Turkish President Recep Tayyip Erdogan seems to have all the luck. However embattled he might be, Erdogan steamrolls through.
This is what appears to have happened with the gold-for-oil case that had Turkish-Iranian trader Reza Zarrab testifying in US District Court in New York. For a while, it seemed as if Erdogan would have a very difficult time as Zarrab revealed key details of the billion-dollar scheme to smuggle gold for oil in violation of US sanctions on Iran. US prosecutors say the scheme exposes an organised crime ring that involves a former member of Erdogan’s cabinet and several Turkish bureaucrats.
Erdogan cast a long shadow on the case. In the latest phase of the trial, Zarrab implicated Erdogan, saying that he had ordered the scheme.
Even this extraordinary news from a US courtroom doesn’t seem to have affected Erdogan’s run of luck. Turkey’s harried and submissive media are repeating the narrative that the nation is under attack. Erdogan is in control of the domestic debate.
Internationally, he has been under increasing scrutiny and ramped up the nationalist rhetoric in response. US President Donald Trump, however, has unwittingly come to the rescue.
Trump’s decision to recognise Jerusalem as Israel’s capital couldn’t have come at a better moment for Erdogan. Just hours before Trump’s declaration, Jordanian King Abdullah II was in Ankara for talks, despite sharp differences between King Abdullah and Erdogan over the Syrian crisis.
“Any misstep regarding Jerusalem would cause new tensions in our region,” Erdogan declared after the meeting, conscious perhaps that the spotlight had moved from the Zarrab hearings.
Erdogan is a master reader of his people’s moods. He knows that anti-Semitism and anti- Americanism unite large swaths of Turkish conservative and left-leaning opinion. Before the Zarrab trial, Erdogan found elements of the far-left lining up to endorse his anti-American imperialism argument.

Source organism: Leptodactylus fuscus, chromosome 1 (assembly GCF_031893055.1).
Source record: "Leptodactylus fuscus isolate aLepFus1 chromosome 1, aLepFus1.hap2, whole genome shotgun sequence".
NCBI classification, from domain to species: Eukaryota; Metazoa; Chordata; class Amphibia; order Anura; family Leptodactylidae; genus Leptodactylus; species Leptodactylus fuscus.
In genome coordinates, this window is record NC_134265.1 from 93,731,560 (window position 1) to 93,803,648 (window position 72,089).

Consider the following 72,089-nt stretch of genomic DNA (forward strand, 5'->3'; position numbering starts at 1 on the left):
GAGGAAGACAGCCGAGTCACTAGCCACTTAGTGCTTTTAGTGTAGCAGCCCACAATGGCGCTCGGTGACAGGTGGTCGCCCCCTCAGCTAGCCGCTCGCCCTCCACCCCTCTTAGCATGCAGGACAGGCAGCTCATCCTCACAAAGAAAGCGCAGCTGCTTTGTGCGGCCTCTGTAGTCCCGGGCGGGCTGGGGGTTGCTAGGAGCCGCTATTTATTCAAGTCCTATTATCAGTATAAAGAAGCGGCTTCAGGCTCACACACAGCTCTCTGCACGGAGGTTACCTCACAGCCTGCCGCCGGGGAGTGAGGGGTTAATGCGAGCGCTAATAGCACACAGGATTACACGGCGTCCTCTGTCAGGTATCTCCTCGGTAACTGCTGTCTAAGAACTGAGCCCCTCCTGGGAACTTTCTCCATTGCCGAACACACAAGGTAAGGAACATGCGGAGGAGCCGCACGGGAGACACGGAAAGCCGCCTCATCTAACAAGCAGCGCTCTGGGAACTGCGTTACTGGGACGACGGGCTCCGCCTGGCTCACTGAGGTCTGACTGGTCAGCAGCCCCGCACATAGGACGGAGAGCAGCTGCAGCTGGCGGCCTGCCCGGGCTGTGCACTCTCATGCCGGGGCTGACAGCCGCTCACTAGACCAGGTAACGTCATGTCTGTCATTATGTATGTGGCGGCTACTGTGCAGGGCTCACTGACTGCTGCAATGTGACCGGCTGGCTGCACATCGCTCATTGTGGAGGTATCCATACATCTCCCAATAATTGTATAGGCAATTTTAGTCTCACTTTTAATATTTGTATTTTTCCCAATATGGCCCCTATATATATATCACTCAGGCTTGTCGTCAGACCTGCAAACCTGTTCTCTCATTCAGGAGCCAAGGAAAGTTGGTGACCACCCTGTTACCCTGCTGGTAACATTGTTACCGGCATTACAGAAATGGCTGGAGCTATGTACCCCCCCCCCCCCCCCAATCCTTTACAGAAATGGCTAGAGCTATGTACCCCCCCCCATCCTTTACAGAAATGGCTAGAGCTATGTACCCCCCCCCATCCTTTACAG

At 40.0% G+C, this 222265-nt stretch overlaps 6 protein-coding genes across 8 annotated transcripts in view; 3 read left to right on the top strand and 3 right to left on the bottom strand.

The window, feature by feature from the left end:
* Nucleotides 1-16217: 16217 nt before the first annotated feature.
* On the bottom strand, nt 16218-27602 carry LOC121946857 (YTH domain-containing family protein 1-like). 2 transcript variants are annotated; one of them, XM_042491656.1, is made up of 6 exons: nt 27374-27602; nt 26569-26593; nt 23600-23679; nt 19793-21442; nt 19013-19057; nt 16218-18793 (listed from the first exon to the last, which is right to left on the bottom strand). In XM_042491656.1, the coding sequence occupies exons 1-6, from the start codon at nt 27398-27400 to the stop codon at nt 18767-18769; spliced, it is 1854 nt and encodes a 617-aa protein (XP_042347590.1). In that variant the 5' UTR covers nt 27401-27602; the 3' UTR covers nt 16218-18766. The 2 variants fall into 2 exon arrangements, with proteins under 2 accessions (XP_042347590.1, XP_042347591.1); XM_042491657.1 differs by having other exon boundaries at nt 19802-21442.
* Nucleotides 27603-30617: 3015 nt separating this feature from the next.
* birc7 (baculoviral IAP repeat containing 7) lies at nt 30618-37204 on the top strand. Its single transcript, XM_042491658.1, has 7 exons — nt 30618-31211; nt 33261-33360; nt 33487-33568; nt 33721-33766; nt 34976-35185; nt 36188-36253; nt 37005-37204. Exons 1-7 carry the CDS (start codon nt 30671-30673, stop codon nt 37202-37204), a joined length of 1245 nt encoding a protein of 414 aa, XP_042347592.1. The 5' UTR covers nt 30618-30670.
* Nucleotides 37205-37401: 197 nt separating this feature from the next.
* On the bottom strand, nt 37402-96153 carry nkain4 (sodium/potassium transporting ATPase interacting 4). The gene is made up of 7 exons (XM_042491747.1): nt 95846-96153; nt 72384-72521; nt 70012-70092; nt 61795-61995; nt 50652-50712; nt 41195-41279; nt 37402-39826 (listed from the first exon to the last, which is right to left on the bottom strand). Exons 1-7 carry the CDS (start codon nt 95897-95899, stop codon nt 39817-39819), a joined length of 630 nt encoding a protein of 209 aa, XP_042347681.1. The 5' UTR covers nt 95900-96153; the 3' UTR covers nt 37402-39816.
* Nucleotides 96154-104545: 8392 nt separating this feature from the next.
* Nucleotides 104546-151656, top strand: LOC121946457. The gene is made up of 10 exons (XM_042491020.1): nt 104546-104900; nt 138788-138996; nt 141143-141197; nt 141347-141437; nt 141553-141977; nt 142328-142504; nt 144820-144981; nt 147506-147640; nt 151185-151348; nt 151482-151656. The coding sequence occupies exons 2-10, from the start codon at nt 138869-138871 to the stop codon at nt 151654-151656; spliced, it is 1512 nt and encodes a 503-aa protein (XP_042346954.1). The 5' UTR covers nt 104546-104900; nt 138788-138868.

Trump’s Jerusalem decision is more significant by far. Until June 2016, Erdogan had used the 7-year-old rift between Israel and Turkey to appeal to the Justice and Development Party’s pious supporters. Israel’s newly emboldened position, courtesy of the United States, offers Erdogan a way to argue that cosying up to Iran and Russia and drifting ever so slightly away from Western alliances is the right course. It is a given that he will proclaim ever more loudly that he chose the correct path for Turkey.
International events are favourably aligned for Erdogan. The Jerusalem issue is a useful card he can play with Islamist constituencies at home and abroad. The day after he met with the Jordanian king, Erdogan discussed the Jerusalem issue with Russian President Vladimir Putin. On this, just as with anti-Americanism, both men are on the same page.
Erdogan is aware that nationalism blended with religion will reinforce his position. His strategy was clear when he visited Greece in early December.
Even as he became the first Turkish head of state in 65 years to visit, Erdogan suggested the need for the Lausanne Treaty to be revised. The treaty has long governed Greek-Turkish relations and is a cornerstone of regional peace. Perhaps perceiving the irredentism of the remarks, Greece categorically rejected them.
Had Erdogan foreseen such a reaction? Even if not, it is likely he will spin it in a way that will maintain the streak of luck.
Yavuz Baydar is a journalist based in Istanbul. A founding member of the Platform for Independent Journalism (P24) and a news analyst, he won the European Press Prize in 2014. He has been reporting on Turkey and journalism issues since 1980.
Copyright ©2017 The Arab Weekly